A more focused allocation of marketing dollars will produce a higher success rate in incenting desired behaviors. Investing in the capability and tools or leveraging the expertise of trusted partners (or a combination of the two) will provide returns now and into the future.
Success stories abound in the targeted acquisition, activation, and increased usage of credit cards, for instance. The whopping contribution this undersized asset and great relationship product makes to the average credit union bottom line is eye popping. Card outstandings represent 6% to 7% of loans for credit unions with credit card programs, and typically generate between 20% to 30% of net income.
Keeping The Bad Guys At Bay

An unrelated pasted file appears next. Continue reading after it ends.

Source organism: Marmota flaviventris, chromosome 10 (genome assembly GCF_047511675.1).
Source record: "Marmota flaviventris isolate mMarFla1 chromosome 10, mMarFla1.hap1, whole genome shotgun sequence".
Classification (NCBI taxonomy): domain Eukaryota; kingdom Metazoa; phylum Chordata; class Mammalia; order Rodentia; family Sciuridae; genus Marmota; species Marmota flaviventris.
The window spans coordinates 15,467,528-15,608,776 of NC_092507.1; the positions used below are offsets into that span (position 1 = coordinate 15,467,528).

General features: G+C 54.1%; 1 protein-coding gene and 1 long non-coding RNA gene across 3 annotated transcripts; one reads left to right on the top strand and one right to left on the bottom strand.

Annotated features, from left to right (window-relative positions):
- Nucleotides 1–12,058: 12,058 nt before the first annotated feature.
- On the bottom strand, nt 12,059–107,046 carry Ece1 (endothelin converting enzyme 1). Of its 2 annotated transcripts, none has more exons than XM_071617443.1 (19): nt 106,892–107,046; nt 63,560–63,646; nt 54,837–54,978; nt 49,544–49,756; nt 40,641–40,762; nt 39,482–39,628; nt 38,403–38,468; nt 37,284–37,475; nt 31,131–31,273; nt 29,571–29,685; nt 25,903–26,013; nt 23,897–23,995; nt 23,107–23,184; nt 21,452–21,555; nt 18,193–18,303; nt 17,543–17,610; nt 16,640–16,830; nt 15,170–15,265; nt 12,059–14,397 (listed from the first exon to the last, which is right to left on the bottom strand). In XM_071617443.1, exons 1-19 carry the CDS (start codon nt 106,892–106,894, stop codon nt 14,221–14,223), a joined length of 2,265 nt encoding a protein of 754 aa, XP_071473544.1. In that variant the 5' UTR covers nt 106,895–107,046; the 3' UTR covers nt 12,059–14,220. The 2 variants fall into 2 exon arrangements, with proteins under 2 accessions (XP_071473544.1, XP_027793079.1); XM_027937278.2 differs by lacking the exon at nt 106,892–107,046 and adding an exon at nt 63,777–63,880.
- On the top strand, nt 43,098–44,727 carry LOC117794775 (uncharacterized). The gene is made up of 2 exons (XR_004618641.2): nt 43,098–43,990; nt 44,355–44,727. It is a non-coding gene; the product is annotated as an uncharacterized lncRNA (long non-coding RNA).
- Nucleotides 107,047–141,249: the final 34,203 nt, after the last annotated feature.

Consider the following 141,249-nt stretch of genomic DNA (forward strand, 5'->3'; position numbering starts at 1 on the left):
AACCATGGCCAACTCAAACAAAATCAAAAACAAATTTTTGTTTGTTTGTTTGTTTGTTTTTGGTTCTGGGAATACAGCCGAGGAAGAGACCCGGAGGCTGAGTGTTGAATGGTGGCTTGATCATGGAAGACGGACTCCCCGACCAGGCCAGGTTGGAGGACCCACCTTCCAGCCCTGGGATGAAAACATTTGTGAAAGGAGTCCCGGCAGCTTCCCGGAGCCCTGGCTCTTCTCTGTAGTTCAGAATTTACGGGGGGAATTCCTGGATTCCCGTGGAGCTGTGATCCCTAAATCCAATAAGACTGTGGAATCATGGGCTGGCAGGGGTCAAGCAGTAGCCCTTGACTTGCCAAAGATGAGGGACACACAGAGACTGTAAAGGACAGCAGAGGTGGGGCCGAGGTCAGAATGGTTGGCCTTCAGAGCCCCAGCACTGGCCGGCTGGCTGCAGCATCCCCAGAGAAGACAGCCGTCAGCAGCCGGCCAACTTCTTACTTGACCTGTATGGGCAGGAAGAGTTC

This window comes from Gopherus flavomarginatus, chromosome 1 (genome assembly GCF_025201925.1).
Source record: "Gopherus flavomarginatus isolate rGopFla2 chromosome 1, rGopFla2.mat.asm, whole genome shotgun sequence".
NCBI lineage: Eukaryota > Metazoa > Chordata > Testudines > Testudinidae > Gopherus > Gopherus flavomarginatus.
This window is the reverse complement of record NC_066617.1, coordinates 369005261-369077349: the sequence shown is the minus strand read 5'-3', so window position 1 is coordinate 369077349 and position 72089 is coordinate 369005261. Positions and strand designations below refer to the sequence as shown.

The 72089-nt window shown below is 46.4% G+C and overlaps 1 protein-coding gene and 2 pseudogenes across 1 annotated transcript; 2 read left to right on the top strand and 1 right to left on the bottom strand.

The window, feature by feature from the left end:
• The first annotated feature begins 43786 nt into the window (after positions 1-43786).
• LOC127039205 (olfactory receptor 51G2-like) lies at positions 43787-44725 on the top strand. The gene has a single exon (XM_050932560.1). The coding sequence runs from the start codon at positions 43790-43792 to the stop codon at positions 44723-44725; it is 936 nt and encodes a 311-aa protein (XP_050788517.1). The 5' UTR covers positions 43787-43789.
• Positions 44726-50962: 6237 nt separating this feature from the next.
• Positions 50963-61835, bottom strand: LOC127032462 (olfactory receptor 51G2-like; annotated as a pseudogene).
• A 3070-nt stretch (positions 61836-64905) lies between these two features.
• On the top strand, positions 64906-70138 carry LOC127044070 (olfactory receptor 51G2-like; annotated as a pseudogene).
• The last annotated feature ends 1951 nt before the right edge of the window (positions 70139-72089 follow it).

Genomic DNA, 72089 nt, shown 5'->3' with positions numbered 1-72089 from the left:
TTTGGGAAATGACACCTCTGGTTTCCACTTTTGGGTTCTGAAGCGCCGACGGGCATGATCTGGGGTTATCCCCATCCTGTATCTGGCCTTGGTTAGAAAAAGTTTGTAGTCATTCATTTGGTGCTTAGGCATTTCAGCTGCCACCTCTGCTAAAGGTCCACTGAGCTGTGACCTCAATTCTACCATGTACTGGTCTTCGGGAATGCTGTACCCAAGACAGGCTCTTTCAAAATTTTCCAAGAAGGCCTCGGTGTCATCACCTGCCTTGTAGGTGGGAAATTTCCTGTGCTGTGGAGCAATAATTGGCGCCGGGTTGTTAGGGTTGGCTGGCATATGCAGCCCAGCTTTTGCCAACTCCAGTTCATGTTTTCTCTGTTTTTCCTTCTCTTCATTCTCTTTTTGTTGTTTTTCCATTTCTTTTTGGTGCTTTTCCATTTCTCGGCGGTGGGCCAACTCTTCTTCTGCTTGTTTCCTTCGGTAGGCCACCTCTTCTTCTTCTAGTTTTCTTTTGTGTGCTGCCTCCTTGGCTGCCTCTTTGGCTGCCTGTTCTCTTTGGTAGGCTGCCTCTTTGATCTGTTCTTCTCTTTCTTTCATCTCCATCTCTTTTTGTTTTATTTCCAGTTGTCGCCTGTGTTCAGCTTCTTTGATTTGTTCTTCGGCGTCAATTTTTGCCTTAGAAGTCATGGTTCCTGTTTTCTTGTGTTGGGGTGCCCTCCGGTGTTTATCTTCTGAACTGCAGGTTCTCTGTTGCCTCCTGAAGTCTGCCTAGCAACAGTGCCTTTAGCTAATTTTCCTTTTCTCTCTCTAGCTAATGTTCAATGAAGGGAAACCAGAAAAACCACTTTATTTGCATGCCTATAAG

Another area that requires significant attention is fraud, and especially cybercrime, which is fraud involving computers, networks, and mobile devices. Actual fraud losses, the cost of combating it, and the expense associated with cleaning up the mess are all impacting credit union bottom lines and the quality of their member experiences.
Security issues are a top-of-mind worry for credit unions and consumers alike. Consumers report that concerns about information security are the leading impediment to greater adoption of new payment channels, especially mobile. Increased complexity in member acquisition, servicing, and transactional environments require that safeguards and tools credit unions use to combat fraud keep pace.